Freeman’s Wood is an 11-hectare parcel of land on the south-west edge of Lancaster. For years, Lancaster locals treated Freeman’s Wood as common space. Precisely who owned the land has been, for as long as most locals can remember, ambiguous and irrelevant. They treated it as a common – a place formally defined as “pertaining or belonging equally to an entire community, nation or culture”. In its broadest sense, a common can be any kind of resource, a plot of land or even an idea. It can “belong” to a community whether or not this is officially sanctioned. In 2012, locals were incensed when fencing, plastered with “No Trespassing” signs, suddenly encircled the site. No one seemed to know who had built the fence until it was revealed the parcel of land was listed as being owned by The Property Trust plc, an investment firm now headed by PT Holdings, a company registered in Bermuda. The firm owns more than 30 properties in England, and had submitted an informal planning proposal in 2010 to build housing in Freeman’s Wood.
Now the commoners are fighting back. Council documents record that “local people took exception” to the No Trespassing signs and “they disappeared”. Those signs that remained were subversively mutilated. For instance, “WARNING: Keep Out – Private Property – No Trespassing” became “NARNIA: Kop Out – Prat Proper – Try pissing.” The fence was breached in several places. The intention was clear: no global investment firm was going to bar locals from their shared outdoor space. In Lancaster they are fighting to have Freeman’s Wood designated a village green under the Commons Act 2006. A village green is a type of common used primarily for recreational purposes, and local residents must prove they have done just that for at least 20 years.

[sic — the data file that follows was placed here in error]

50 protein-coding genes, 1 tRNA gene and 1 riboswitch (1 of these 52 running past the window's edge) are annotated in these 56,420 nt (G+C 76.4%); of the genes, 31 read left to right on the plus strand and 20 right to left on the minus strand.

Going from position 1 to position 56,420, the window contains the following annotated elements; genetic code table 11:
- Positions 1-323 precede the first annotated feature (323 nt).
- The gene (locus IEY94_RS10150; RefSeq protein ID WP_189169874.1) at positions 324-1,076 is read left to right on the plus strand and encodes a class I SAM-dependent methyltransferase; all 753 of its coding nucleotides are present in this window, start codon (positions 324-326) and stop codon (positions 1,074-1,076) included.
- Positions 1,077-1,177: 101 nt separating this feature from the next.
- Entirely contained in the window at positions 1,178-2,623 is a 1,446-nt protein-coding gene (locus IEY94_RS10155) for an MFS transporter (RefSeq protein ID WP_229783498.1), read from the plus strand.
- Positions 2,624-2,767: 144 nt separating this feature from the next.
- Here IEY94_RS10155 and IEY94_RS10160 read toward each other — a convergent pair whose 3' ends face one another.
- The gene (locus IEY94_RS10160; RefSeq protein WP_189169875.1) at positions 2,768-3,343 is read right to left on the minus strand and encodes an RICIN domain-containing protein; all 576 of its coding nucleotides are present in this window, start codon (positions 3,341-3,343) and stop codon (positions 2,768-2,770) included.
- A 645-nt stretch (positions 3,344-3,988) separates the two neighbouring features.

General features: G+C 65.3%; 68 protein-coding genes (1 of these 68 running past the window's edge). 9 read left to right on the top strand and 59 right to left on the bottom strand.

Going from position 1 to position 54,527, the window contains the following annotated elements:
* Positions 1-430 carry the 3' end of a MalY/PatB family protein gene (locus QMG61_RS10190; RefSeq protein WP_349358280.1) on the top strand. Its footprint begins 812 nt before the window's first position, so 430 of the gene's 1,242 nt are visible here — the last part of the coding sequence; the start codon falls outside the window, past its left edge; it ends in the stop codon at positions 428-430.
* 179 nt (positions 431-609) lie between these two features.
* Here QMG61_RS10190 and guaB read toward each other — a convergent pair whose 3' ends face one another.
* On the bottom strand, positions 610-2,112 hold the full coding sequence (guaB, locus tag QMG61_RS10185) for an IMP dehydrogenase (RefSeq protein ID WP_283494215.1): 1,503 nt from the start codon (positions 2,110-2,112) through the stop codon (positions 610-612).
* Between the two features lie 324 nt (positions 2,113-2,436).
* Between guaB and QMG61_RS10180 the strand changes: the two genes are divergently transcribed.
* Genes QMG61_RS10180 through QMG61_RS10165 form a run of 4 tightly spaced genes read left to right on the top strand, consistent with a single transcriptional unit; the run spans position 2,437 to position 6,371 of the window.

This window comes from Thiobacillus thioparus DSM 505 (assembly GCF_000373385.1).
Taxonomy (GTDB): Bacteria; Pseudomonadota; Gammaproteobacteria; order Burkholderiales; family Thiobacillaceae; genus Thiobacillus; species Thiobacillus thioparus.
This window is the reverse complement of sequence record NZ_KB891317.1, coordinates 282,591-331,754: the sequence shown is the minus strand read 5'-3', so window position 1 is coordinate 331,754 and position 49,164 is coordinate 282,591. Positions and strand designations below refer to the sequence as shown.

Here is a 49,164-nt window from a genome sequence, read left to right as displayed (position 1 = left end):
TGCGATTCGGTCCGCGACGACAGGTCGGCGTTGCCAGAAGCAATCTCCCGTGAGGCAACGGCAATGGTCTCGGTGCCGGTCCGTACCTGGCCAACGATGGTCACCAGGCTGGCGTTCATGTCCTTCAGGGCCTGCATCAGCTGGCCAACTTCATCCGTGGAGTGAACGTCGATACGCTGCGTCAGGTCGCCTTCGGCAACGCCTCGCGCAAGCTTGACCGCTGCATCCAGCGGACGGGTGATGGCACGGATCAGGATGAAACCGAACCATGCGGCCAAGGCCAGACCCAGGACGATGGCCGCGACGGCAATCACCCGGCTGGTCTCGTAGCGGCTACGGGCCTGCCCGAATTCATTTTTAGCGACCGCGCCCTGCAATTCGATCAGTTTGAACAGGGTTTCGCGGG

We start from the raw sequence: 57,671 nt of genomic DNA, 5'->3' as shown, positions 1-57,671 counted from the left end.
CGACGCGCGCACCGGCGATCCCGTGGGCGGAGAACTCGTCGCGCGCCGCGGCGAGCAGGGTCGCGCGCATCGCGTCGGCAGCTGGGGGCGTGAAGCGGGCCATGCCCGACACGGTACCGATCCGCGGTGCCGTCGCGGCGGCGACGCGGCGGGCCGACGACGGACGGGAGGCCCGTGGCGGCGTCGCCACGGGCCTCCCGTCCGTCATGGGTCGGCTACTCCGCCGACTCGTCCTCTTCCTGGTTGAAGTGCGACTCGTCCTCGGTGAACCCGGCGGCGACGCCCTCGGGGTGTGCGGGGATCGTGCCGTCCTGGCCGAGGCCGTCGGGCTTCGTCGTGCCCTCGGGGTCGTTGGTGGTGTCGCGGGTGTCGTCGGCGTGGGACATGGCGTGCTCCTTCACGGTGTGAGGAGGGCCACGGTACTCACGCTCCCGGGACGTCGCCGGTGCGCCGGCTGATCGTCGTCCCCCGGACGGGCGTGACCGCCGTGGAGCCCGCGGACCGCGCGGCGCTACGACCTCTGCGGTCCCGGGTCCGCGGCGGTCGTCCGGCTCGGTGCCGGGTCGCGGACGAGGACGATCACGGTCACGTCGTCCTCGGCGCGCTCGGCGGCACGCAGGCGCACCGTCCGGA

In England, commons are often associated with rural agrarian land, mentally welded to the 18th- and 19th-century “enclosure of the commons”, when between 1760 and 1870, about 7 million acres (about one sixth the area of England) were changed, by some 4,000 acts of parliament, from common land to enclosed land. This period was, in effect, the birth of private property as we know it in England – and the consequences have been dramatic. Karl Polanyi saw the enclosure of the commons as “a revolution of the rich against the poor” because enclosing commons was a process of imposing a designation on land from a position of power on a resource that had become a communal space over long periods of local use. The justification for doing so is always economic; however much joy varied use of space might bring to a people, land can always be put to more efficient, profitable use. Today every penny is being squeezed out of every inch of land in England, often through speculative real estate investment by transnational firms such as The Property Trust. In the 18th and 19th centuries, enclosures of the commons were labelled as “improvements”; these days it is known as “redevelopment” or “regeneration”. Today nearly half the country is owned by 40,000 land millionaires, or 0.06% of the population. But much common land was also preserved during that process. There are still 1.3 million acres of common land in England and Wales.
A New Commons movement has also gained steam in recent years, spearheaded by Duncan Mackay from Natural England and championed by the writer Robert Macfarlane. “The importance of the New Commons movement is that the commons it is envisaging really are new,” says Macfarlane. “They’re not sustained or surviving ancient commons, but actively newly designated land, with all the implications for community involvement, and access and long-term survival that are implied by that hugely powerful designation of a common.”